Time and time again, the Lafayette Parish School Board shows an overwhelming tendency toward idiocy, but Wednesday night’s contentious discussion over Northside High School’s teen mother program tops the list of dumb discussions.
“The accomplishment of this goal within the next ten years is not only critical for the region to effectively compete with other regions for residents and businesses, but also to provide an amenity for everyone in Acadiana to enjoy.”
Education Superintendent John White says a continued push to try to keep Louisiana from using tests associated with the Common Core education standards are creating "a state of chaos" for public school teachers.
Gov. Bobby Jindal's plan to use $210 million in surplus and one-time money to help balance next year's budget received the backing Thursday of the State Bond Commission, support that was needed for the maneuver to work.
State wildlife and fisheries agents have arrested a 39-year-old man accused of stealing crawfish.
An East Feliciana Parish lawmaker has jettisoned his proposal to make it harder for a condemned prisoner to appeal a death sentence.
Senators advanced a proposal Wednesday that would let the governor remove New Orleans-area levee board members for violating what he considers to be public policy, despite concerns it would introduce political meddling into state flood protection.
The Lafayette City-Parish Council on Tuesday will vote on a resolution that if approved would clear the way for a December ballot proposition asking voters to approve a 1-cent sales tax parishwide to help fund the construction of a new terminal at Lafayette Regional Airport.
Just days before the fourth anniversary of the 2010 Deepwater Horizon disaster and oil spill, the Coast Guard has moved cleanup of Louisiana's coast to a new phase, allowing BP to end its "active" efforts in the area.
Legislators still must leave their guns at the door of the Louisiana Capitol.
Sen. Fred Mills may have an "R" behind his name, but his actions in the Louisiana Legislature transcend the established boundaries of his party.
The Louisiana House overwhelmingly rejected a repeal of the state's unconstitutional anti-sodomy law Tuesday.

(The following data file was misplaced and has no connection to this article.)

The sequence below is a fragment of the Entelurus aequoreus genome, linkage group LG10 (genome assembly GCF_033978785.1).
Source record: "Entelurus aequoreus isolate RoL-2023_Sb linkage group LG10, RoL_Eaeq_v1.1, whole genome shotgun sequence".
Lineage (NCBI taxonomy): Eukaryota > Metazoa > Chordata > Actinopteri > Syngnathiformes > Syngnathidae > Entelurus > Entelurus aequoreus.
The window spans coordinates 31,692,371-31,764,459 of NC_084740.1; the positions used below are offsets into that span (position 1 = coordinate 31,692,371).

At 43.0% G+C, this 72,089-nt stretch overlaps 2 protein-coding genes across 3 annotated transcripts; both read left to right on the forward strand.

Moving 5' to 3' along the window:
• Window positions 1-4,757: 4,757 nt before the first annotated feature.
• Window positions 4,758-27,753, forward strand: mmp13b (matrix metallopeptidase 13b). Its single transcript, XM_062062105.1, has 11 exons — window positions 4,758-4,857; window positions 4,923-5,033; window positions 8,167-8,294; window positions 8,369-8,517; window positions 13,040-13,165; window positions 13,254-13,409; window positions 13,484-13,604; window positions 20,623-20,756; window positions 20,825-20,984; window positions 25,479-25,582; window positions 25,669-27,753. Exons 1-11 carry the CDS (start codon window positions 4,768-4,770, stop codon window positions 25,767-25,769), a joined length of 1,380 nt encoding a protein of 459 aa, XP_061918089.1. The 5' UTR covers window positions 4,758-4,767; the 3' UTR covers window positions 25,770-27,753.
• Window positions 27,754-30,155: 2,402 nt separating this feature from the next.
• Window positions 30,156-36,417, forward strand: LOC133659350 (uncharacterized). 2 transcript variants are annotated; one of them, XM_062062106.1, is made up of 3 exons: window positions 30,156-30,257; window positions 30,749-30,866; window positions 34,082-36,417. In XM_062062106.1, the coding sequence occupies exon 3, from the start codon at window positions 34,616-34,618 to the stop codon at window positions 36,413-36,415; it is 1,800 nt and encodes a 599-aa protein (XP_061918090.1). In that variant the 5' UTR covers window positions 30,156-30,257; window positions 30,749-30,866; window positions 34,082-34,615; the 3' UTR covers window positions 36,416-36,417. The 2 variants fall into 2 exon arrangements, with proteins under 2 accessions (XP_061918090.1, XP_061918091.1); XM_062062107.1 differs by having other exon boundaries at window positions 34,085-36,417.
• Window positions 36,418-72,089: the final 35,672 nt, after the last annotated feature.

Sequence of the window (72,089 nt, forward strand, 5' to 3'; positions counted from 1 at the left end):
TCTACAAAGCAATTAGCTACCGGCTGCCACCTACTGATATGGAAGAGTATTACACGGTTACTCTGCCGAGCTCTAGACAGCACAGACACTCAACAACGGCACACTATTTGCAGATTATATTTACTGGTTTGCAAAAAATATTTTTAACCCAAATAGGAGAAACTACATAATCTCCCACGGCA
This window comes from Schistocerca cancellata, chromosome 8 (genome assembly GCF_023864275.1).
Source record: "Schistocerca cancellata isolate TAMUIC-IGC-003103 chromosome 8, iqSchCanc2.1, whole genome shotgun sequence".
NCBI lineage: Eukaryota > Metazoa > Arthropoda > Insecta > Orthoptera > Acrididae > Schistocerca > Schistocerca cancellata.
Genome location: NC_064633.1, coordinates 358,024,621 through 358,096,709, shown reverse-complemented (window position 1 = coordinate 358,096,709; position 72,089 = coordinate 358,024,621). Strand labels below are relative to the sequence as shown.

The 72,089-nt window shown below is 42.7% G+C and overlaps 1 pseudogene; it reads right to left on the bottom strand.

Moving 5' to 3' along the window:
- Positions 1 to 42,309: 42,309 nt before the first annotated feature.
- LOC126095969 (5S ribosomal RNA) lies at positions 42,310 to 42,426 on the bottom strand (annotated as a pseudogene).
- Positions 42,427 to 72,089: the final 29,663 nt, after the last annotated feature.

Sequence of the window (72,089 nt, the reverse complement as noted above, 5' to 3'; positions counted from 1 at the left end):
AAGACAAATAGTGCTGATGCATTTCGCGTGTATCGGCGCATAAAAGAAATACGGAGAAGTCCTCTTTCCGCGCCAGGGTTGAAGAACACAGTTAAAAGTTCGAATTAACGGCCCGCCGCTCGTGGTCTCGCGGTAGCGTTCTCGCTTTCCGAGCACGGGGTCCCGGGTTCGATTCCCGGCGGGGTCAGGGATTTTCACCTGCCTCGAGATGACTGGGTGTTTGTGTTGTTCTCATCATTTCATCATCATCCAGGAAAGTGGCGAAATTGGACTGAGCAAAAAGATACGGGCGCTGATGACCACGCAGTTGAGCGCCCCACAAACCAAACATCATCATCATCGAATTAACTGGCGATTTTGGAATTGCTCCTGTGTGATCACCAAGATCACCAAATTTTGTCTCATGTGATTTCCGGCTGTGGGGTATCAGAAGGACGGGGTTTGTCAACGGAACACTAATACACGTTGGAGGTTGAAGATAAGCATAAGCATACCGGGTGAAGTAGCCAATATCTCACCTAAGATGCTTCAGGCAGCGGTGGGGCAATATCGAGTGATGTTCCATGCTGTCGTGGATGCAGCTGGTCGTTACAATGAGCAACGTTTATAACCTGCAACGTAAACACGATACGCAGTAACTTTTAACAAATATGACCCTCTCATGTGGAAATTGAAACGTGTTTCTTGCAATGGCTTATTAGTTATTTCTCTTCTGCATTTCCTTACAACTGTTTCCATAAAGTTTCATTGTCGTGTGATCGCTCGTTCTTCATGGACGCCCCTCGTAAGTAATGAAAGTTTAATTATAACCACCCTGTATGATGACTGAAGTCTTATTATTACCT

The Louisiana Senate sided with Gov. Bobby Jindal and the oil industry Tuesday, agreeing to void a lawsuit that a south Louisiana flood board filed against more than 90 oil and gas companies for coastal damage.
Acadian rep notifies would-be supporters that an April 25 fundraiser for the embattled U.S. rep won’t go on as planned.
While it isn’t all too unusual for public bodies to have hired security present during meetings, the LPSB’s push to do so is arguably a response to the antics of one board member.
“I’m running. Why would I be raising all this money? Just to have to return it to people?”
With incumbent U.S. Sen. Mary Landrieu watching from afar, and with a united Democratic Party in her corner, the fight to get the GOP officially behind Congressman Bill Cassidy is gaining just as much momentum as it is hushed controversy.
15th Judicial District Judge Durwood Conque has announced that he will not seek re-election after 27 years on the bench.
The controversial standardized tests are set to be used in third-grade through eighth-grade public school classrooms next year.
The Louisiana Senate has agreed to prohibit unmanned aircraft from flying over chemical plants, water treatment systems, telecommunications networks and other items considered "critical infrastructure" in Louisiana.
It didn’t take long for KATC TV 3 to jump all over the news of a dead body found in Girard Park, but in its rush to produce headlines, the local TV station got sloppy.
An unholy trinity of civil-society upheavalers whose first names are not Conner, Tanner or Logan are facing charges in Eunice.